Whether you are a business, a city official, or a community member, we hope you are as inspired about doing your part to save energy as her words made all of us in attendance. We also hope it makes you really think about the answers to these questions: Do you really know from where energy comes? When you throw something away…where is away? When it comes to sustainability, are you just going the easy route, or are you really challenging yourself with big goals? Do you use the fifth fuel?

Please enjoy…

The Summit of Sustainability Awards is a part of Greenprint for Akron, which is  facilitated by Keep Akron Beautiful. For more information, visit

Real Christmas Trees: The Environmental Choice

By Jacqui Flaherty, Program Manager

Celebrating the holiday season with a Real Christmas Tree is a long-standing tradition. Each year, 30 to 35 million American families celebrate the holiday season with a fresh, farm-grown Christmas Tree. Christmas Tree enthusiasts believe the aroma of a Real Christmas Tree is a strong reminder and symbol of life, family traditions and the innocence of childhood itself.  A farm-grown Christmas Tree provides food for the soul, for many people!

For my family, the real versus artificial Christmas Tree debate seems to replay itself each year.  “Should we get a real tree?” or “Should we just put up the artificial one?” — these are the questions we hear over and over at my house. But, as I do my research, it seems to me that the real Christmas Tree is the environmental choice!

For those of you artificial tree-lovers out there, why do you always put up the artificial tree? I know in my family, GUILT happens to be the reason my parents usually put up their artificial Christmas Tree. My mom feels guilty cutting down a new tree each year, however, this year, I may be able to persuade her into getting a real tree after doing some research and finding out that real trees are truly more sustainable and environmentally safe than the artificial option.

Things to consider when making your decision are:

  • While they are growing, Real Christmas Trees support life by absorbing carbon dioxide and other gases and emitting fresh oxygen.
  • Real Christmas Trees are grown on a farm, just like any other crop. Harvesting a Christmas Tree is no more damaging to the environment than harvesting vegetables!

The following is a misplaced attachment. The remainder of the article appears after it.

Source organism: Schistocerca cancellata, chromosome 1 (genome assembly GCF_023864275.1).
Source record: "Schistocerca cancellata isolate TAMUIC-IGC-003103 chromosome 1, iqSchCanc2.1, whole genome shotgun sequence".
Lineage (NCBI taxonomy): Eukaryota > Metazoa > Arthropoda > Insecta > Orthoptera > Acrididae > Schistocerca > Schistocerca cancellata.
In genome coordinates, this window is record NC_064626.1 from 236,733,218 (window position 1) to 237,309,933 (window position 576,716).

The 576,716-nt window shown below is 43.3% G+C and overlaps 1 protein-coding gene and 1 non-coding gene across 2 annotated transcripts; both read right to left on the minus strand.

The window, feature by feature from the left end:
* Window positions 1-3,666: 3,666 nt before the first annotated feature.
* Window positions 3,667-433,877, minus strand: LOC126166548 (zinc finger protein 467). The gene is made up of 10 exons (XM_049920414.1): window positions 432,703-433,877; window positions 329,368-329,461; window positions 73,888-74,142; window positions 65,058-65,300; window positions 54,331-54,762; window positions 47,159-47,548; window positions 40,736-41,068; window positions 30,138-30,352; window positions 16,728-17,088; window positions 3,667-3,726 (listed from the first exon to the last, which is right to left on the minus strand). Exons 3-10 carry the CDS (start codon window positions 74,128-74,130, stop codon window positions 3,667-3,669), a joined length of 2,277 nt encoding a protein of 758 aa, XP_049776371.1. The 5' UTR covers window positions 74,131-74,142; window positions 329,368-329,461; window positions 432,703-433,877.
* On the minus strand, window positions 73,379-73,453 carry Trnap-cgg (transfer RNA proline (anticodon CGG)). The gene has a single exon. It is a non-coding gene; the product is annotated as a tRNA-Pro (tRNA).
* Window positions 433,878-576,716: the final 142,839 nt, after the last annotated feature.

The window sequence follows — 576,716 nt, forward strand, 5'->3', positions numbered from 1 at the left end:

•  According to the Ohio Christmas Tree Association, for every real Christmas tree harvested, up to 3 seedlings are planted in it’s place the following spring. The seedling planting helps to ensure a healthy supply of Christmas Trees each year.
  • The average family uses an artificial Christmas Tree for six to nine years before throwing it away, where it will remain in a landfill for centuries after disposal.
  •  Farm-grown trees are biodegradable  which means they can be used or recycled for many other purposes.
  • The polyvinyl chloride (PVC) used in most artificial trees has been boycotted by environmental and health groups.
  • American Forests, a world leader in tree planting for environmental restoration, has publicly endorsed the commercial growing and use of farm-grown Christmas Trees.
If you are interested in finding a real Christmas tree, but don’t know where the nearest tree farm is, head over to The Ohio Christmas Tree Association to search for the nearest tree farm, by your zip code. Most of the real Christmas Trees are now being recycled at the end of the season in a process called “treecycling”. To learn more about recycling your Christmas Tree, visit the National Christmas Tree Association.
Happy Holidays to you and your family from the staff at Keep Akron Beautiful! Obviously, real trees top our charts this year. We hope that you will go ‘green’ this season and buy a real Christmas Tree. They may shed needles on the floor, but investing in this U.S. based product and helping to keep many local farmers in business is an ‘A’ in our book!